Here's part of the list for past participles for these words from the OED (emphasis theirs):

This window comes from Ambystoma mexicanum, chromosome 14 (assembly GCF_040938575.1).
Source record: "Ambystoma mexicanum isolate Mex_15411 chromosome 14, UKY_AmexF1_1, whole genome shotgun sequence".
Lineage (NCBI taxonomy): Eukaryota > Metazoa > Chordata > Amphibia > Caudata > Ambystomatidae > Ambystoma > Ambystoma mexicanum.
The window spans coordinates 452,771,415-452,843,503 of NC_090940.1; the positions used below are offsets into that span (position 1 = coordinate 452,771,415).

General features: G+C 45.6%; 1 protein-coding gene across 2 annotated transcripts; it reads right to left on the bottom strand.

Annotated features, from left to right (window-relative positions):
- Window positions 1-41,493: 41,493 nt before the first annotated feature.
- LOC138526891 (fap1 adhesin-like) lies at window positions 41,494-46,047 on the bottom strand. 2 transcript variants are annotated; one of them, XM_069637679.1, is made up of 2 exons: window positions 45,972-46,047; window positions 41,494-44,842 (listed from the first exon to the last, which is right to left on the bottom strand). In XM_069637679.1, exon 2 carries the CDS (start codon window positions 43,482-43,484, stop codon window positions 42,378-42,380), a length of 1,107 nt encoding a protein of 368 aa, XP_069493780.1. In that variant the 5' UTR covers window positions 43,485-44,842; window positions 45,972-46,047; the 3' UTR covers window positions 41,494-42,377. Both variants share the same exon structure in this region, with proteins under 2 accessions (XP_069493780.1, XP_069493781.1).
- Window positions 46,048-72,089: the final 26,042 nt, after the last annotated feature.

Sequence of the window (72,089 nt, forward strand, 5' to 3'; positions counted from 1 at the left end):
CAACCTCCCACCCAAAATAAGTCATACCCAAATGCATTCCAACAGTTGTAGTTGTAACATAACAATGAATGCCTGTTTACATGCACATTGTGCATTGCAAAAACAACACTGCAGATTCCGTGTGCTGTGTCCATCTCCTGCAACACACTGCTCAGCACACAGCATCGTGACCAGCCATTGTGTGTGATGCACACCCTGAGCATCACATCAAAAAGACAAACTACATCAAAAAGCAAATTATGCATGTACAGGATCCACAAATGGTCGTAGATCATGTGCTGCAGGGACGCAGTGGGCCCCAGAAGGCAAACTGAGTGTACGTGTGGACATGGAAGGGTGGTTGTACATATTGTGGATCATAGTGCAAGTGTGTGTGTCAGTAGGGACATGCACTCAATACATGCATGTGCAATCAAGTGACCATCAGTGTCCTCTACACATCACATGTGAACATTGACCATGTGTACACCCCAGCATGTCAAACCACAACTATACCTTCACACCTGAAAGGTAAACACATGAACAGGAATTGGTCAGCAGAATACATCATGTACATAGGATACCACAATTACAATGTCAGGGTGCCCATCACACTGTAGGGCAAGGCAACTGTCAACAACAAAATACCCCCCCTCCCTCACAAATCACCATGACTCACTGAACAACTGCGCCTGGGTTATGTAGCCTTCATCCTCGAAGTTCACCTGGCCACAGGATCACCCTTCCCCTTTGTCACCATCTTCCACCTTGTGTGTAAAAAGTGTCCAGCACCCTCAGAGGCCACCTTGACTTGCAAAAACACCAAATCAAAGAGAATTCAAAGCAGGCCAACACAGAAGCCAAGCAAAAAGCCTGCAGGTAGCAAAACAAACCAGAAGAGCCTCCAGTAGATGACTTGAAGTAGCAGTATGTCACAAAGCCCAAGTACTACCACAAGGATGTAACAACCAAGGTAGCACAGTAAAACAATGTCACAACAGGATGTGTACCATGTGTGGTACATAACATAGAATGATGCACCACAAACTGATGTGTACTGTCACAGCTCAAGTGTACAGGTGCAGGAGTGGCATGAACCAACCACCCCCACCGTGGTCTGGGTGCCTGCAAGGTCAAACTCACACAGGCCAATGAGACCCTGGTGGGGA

OE gedoan (Mercian), OE gedoen (Anglian), OE gedonn- (inflected form), OE gedoon (rare), OE gidoen (Northumbrian), OE godon (probably transmission error), OE (chiefly Anglian) ME–15 doen, OE (rare) ME–16 don, OE–eME gedon, eME dom (transmission error), eME ȝedon, eME geydon, eME gie-don, ME dooun, ME doun, ME doune, ME doyen, ME doyn (chiefly north.), ME dun (north.), ME dune (north.), ME hi-don, ME idon, ME i-don, ME i don, ME idone, ME i-done, ME idoon, ME i-doon, ME i doon, ME idoone, ME ydon, ME y-don, ME y don, ME ydone, ME y-done, ME y done, ME y-donne, ME ydoon, ME y-doon, ME y doon, ME y-doyne, ME–15 down, ME–15 downe, ME (chiefly north.)–15 (Westmorland) doyne, ME–16 donn, ME–16 donne, ME–16 doone, ME–16 (17– regional and nonstandard) doon, ME– done, lME edoone, 15 dooen, 15 i-doen (arch.), 15–16 don't (with personal pronoun affixed); Eng. regional 16 deaun (Yorks.), 18 den (Lancs.), 18 din (Devon), 18– deean (north.), 18– deen (Northumberland), 18– deeun(Northumberland), 18– deughn (Northumberland), 18– deun (north.), 18– diun (Northumberland), 18– doin (Yorks.), 18– duin (north.), 18– dun (north. and north midl.), 18– dyeun (north.), 18– dyun (Northumberland), 19– a-done (south.); Sc. pre-17 deun, pre-17 doen, pre-17 doin, pre-17 donne, pre-17 doon, pre-17 doone, pre-17 doun, pre-17 doune, pre-17 dovnne, pre-17 dowin, pre-17 down, pre-17 downe, pre-17 downne, pre-17 doyn, pre-17 doyne, pre-17 dwin, pre-17 dwne, pre-17 dwyne, pre-17 17– done, pre-17 18– dune, pre-17 19– don, 17 dene, 17– deen, 18 deune, 18 dön (Shetland), 18– daen, 18– dane, 18– duin, 18– düne (chiefly Shetland), 19– dain, 19– din; also Irish English (north.) 19– daen, 19– din.